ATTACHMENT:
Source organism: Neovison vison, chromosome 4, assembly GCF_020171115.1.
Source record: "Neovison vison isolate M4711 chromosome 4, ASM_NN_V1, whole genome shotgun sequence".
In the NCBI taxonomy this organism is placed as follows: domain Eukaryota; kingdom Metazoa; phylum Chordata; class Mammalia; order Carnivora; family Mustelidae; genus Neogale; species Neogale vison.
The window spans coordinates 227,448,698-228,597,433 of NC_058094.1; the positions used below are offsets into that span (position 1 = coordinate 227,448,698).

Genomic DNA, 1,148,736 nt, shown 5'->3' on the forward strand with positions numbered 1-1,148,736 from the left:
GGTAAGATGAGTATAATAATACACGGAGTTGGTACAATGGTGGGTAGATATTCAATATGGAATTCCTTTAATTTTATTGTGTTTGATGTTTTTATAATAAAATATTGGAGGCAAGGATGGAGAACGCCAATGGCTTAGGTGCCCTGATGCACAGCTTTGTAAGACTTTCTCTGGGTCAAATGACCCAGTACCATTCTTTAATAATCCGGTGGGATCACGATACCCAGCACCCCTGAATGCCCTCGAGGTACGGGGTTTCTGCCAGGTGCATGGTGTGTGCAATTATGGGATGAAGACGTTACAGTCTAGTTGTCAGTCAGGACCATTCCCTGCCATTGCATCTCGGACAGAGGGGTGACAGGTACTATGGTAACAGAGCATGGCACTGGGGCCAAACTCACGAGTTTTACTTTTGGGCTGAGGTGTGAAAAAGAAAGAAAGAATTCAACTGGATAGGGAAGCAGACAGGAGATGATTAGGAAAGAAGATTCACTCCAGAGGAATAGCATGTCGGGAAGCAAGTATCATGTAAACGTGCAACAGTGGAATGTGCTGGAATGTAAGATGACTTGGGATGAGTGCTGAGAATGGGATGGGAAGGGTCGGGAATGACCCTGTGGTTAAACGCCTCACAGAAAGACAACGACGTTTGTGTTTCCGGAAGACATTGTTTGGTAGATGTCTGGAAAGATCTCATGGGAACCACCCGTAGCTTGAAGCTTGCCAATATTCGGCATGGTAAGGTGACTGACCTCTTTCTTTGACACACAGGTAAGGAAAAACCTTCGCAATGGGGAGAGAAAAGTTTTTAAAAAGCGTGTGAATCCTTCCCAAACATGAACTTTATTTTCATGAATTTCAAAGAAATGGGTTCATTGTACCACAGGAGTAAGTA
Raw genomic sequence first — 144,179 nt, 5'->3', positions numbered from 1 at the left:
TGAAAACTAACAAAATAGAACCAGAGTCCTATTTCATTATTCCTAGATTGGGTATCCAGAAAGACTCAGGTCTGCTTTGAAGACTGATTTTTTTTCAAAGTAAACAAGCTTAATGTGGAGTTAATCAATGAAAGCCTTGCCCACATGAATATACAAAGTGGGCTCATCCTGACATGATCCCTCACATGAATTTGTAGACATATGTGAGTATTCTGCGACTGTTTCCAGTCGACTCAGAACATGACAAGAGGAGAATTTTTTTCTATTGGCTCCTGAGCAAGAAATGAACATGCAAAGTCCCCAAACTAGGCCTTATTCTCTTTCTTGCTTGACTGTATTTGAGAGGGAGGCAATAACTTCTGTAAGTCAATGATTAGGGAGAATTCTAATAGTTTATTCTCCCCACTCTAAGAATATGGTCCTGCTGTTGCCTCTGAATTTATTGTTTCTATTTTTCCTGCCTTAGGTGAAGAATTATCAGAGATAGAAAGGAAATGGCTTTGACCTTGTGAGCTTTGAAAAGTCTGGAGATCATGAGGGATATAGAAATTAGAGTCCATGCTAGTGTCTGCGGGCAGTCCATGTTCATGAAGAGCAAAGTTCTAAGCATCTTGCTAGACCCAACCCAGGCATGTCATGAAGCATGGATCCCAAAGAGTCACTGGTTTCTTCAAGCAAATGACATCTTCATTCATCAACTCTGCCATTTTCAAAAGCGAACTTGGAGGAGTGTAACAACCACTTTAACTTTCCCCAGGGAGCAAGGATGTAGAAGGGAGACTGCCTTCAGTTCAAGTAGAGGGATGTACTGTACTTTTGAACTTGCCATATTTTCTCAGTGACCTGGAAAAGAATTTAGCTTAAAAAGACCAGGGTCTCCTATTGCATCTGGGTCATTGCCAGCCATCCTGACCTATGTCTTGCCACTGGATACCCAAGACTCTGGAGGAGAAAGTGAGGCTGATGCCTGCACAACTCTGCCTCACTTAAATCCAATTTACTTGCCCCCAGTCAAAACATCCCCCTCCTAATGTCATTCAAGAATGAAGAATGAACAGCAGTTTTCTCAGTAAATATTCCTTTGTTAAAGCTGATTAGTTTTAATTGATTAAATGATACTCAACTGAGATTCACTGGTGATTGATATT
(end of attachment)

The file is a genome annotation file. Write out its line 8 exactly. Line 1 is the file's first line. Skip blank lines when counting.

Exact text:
TGAAAACTAACAAAATAGAACCAGAGTCCTATTTCATTATTCCTAGATTGGGTATCCAGAAAGACTCAGGTCTGCTTTGAAGACTGATTTTTTTTCAAAGTAAACAAGCTTAATGTGGAGTTAATCAATGAAAGCCTTGCCCACATGAATATACAAAGTGGGCTCATCCTGACATGATCCCTCACATGAATTTGTAGACATATGTGAGTATTCTGCGACTGTTTCCAGTCGACTCAGAACATGACAAGAGGAGAATTTTTTTCTATTGGCTCCTGAGCAAGAAATGAACATGCAAAGTCCCCAAACTAGGCCTTATTCTCTTTCTTGCTTGACTGTATTTGAGAGGGAGGCAATAACTTCTGTAAGTCAATGATTAGGGAGAATTCTAATAGTTTATTCTCCCCACTCTAAGAATATGGTCCTGCTGTTGCCTCTGAATTTATTGTTTCTATTTTTCCTGCCTTAGGTGAAGAATTATCAGAGATAGAAAGGAAATGGCTTTGACCTTGTGAGCTTTGAAAAGTCTGGAGATCATGAGGGATATAGAAATTAGAGTCCATGCTAGTGTCTGCGGGCAGTCCATGTTCATGAAGAGCAAAGTTCTAAGCATCTTGCTAGACCCAACCCAGGCATGTCATGAAGCATGGATCCCAAAGAGTCACTGGTTTCTTCAAGCAAATGACATCTTCATTCATCAACTCTGCCATTTTCAAAAGCGAACTTGGAGGAGTGTAACAACCACTTTAACTTTCCCCAGGGAGCAAGGATGTAGAAGGGAGACTGCCTTCAGTTCAAGTAGAGGGATGTACTGTACTTTTGAACTTGCCATATTTTCTCAGTGACCTGGAAAAGAATTTAGCTTAAAAAGACCAGGGTCTCCTATTGCATCTGGGTCATTGCCAGCCATCCTGACCTATGTCTTGCCACTGGATACCCAAGACTCTGGAGGAGAAAGTGAGGCTGATGCCTGCACAACTCTGCCTCACTTAAATCCAATTTACTTGCCCCCAGTCAAAACATCCCCCTCCTAATGTCATTCAAGAATGAAGAATGAACAGCAGTTTTCTCAGTAAATATTCCTTTGTTAAAGCTGATTAGTTTTAATTGATTAAATGATACTCAACTGAGATTCACTGGTGATTGATATT